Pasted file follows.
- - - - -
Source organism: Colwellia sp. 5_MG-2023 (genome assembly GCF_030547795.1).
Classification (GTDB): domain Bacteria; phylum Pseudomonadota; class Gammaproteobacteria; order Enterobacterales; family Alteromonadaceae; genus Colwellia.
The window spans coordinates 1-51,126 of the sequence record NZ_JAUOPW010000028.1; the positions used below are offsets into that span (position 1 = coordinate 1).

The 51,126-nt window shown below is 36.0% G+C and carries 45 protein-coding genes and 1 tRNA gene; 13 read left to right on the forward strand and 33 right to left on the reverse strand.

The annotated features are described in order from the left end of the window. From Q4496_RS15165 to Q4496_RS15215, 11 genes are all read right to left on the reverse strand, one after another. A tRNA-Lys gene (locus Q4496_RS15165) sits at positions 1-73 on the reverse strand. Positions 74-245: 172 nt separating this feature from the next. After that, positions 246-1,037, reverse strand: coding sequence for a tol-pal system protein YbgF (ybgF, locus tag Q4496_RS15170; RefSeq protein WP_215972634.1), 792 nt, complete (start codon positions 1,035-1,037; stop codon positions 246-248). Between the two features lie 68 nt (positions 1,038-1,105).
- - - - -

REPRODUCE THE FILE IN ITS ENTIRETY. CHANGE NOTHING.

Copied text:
Source organism: Colwellia sp. 5_MG-2023 (genome assembly GCF_030547795.1).
Classification (GTDB): domain Bacteria; phylum Pseudomonadota; class Gammaproteobacteria; order Enterobacterales; family Alteromonadaceae; genus Colwellia.
The window spans coordinates 1-51,126 of the sequence record NZ_JAUOPW010000028.1; the positions used below are offsets into that span (position 1 = coordinate 1).

The 51,126-nt window shown below is 36.0% G+C and carries 45 protein-coding genes and 1 tRNA gene; 13 read left to right on the forward strand and 33 right to left on the reverse strand.

The annotated features are described in order from the left end of the window. From Q4496_RS15165 to Q4496_RS15215, 11 genes are all read right to left on the reverse strand, one after another. A tRNA-Lys gene (locus Q4496_RS15165) sits at positions 1-73 on the reverse strand. Positions 74-245: 172 nt separating this feature from the next. After that, positions 246-1,037, reverse strand: coding sequence for a tol-pal system protein YbgF (ybgF, locus tag Q4496_RS15170; RefSeq protein WP_215972634.1), 792 nt, complete (start codon positions 1,035-1,037; stop codon positions 246-248). Between the two features lie 68 nt (positions 1,038-1,105).